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I'm having trouble figuring out the scope method for all the Foos that have no Bars. That is:

class Foo < ActiveRecord::Base

  has_may :bars


class Bar < ActiveRecord::Base

  belongs_to :foo


I'd like to write a scope method that returns me all the foos that have no bars. Something like:

class Foo < ActiveRecord::Base

  has_may :bars

  scope :has_no_bars, includes(:bars).where("COUNT(foo.bars) = 0")


But I don't understand the appropriate syntax. Any help? Happy to use a MetaWhere solution if easier.

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Can you afford to store the cache count of bars in the Foo table? (Using a counter cache) –  Dogbert Jun 21 '11 at 20:00
hmm..that could work, but I'd like to know what the actual query should be. –  MissingHandle Jun 21 '11 at 20:03

1 Answer 1

up vote 2 down vote accepted

You need either a sub-select or an outer join + group + unique to solve your problem. AFAIK that is not possible with Rails' AR.

An approximation would be to use AR's counter-cache feature and make your query as simple as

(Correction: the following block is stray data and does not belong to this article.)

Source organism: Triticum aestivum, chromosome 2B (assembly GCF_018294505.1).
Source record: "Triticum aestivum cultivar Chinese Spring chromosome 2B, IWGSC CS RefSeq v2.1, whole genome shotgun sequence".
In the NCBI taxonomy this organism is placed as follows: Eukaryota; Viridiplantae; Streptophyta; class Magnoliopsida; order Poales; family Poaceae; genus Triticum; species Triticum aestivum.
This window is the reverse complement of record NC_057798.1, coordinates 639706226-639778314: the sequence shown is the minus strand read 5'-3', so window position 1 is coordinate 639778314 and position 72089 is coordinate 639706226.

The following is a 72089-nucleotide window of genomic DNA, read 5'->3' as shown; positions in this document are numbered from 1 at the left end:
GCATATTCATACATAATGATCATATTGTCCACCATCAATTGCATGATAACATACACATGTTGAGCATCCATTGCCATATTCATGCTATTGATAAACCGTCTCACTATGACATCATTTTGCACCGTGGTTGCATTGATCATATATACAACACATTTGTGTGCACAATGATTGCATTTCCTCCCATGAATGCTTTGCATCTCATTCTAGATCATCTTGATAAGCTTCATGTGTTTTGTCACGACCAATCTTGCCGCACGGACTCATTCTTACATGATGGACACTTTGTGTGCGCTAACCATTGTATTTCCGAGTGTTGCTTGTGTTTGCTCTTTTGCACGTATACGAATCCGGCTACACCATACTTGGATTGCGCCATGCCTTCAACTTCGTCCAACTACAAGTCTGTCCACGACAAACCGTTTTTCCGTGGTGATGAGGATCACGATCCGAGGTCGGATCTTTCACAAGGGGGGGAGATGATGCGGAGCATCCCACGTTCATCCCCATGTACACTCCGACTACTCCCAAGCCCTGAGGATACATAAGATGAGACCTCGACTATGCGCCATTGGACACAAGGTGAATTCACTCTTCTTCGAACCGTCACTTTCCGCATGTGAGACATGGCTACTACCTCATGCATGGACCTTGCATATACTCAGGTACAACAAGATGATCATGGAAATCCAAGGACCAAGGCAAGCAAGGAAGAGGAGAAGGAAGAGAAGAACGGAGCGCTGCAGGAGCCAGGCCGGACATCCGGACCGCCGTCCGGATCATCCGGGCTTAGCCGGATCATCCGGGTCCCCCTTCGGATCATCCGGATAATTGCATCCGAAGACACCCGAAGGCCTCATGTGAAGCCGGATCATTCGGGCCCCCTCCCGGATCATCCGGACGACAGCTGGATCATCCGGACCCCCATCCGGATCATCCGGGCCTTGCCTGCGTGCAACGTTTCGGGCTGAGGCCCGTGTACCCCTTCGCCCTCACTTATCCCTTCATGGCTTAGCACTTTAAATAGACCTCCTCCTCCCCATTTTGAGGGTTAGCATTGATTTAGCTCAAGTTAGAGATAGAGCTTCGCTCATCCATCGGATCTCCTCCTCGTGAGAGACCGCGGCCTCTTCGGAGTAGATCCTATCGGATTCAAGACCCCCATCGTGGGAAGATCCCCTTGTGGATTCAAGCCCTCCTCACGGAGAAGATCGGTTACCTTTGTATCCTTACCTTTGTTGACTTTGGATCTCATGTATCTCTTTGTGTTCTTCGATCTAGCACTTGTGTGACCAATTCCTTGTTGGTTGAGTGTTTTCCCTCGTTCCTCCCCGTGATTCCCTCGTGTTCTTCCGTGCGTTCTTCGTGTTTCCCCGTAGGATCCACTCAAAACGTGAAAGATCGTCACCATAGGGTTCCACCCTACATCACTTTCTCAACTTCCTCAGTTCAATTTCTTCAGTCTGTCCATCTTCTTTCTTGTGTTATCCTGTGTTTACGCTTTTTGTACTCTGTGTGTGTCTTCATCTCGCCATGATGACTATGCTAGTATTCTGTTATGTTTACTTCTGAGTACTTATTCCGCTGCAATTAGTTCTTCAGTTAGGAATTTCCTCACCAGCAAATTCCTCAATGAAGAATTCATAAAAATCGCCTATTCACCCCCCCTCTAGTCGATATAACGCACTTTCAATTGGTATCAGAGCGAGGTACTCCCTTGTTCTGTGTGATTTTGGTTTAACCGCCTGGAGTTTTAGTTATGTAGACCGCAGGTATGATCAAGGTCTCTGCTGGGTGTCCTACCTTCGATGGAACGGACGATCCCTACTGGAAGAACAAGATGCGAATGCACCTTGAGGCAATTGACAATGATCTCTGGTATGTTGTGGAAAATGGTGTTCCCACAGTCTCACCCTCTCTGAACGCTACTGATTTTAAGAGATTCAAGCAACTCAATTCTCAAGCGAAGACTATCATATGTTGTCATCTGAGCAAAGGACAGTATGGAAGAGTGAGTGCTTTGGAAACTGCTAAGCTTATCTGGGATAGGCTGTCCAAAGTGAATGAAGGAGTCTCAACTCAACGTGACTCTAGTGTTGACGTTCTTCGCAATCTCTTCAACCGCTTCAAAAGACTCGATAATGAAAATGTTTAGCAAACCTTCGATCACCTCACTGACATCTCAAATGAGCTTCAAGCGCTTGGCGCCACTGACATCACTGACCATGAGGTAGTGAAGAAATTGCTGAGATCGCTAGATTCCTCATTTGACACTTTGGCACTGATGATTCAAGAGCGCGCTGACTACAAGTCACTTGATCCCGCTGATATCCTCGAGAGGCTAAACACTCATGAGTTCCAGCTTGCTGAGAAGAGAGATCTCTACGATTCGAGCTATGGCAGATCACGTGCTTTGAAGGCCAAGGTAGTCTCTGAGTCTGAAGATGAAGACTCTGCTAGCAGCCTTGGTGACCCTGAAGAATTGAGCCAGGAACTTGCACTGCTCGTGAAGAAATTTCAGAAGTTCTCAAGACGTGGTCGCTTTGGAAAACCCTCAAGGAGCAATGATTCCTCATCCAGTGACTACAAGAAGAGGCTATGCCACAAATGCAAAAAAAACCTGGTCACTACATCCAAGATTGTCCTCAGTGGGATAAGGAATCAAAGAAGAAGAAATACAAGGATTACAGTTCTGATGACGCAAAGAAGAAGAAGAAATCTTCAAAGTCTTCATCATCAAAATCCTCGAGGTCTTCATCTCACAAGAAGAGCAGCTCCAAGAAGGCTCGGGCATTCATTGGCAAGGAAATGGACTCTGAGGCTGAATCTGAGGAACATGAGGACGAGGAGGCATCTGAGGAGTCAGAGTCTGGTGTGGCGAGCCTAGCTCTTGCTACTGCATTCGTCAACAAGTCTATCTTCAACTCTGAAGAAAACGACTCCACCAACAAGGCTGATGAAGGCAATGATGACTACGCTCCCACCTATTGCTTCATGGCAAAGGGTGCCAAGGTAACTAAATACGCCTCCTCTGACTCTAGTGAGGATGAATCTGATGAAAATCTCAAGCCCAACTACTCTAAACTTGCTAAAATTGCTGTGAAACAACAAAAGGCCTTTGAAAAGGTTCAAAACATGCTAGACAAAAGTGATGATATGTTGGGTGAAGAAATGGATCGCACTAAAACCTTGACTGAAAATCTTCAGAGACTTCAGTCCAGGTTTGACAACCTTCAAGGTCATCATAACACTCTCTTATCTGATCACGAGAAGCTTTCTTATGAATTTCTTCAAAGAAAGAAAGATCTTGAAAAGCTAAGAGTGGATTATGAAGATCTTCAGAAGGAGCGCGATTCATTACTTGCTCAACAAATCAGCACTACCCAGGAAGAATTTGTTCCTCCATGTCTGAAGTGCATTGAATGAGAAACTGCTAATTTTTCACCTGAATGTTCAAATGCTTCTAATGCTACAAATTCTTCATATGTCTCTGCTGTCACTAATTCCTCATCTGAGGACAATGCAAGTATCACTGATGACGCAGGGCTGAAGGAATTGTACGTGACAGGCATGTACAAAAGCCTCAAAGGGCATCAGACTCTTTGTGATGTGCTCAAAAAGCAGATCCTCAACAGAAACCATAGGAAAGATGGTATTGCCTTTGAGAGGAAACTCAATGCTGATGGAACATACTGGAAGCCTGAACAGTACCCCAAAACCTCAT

scope :has_no_bars, where("bars_count = 0")

This isn't 100% correct relation-wise but saves you a lot of work and also scales much better.

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okay, so in the in-between time, i found this post:… which uses a subselect. And you're saying, performance wise that sucks and just use the counter-cache? –  MissingHandle Jun 21 '11 at 20:13
follow up - what's the downside to counter-cacheing 'everything'? or does counter-cacheing count as a best practice? –  MissingHandle Jun 21 '11 at 20:15
From a performance perspective a sub-select is always dangerous (as the DB can't optimize the query) while a counter-cache column comes for free (only the cache has to be updated when associated records are created). But the counter-cache might not be 100% correct (might be off by a few numbers should you have updated a record not through Rails or have skipped the callbacks). –  Marcel Jackwerth Jun 21 '11 at 20:36
Thanks for your help! –  MissingHandle Jun 21 '11 at 21:42

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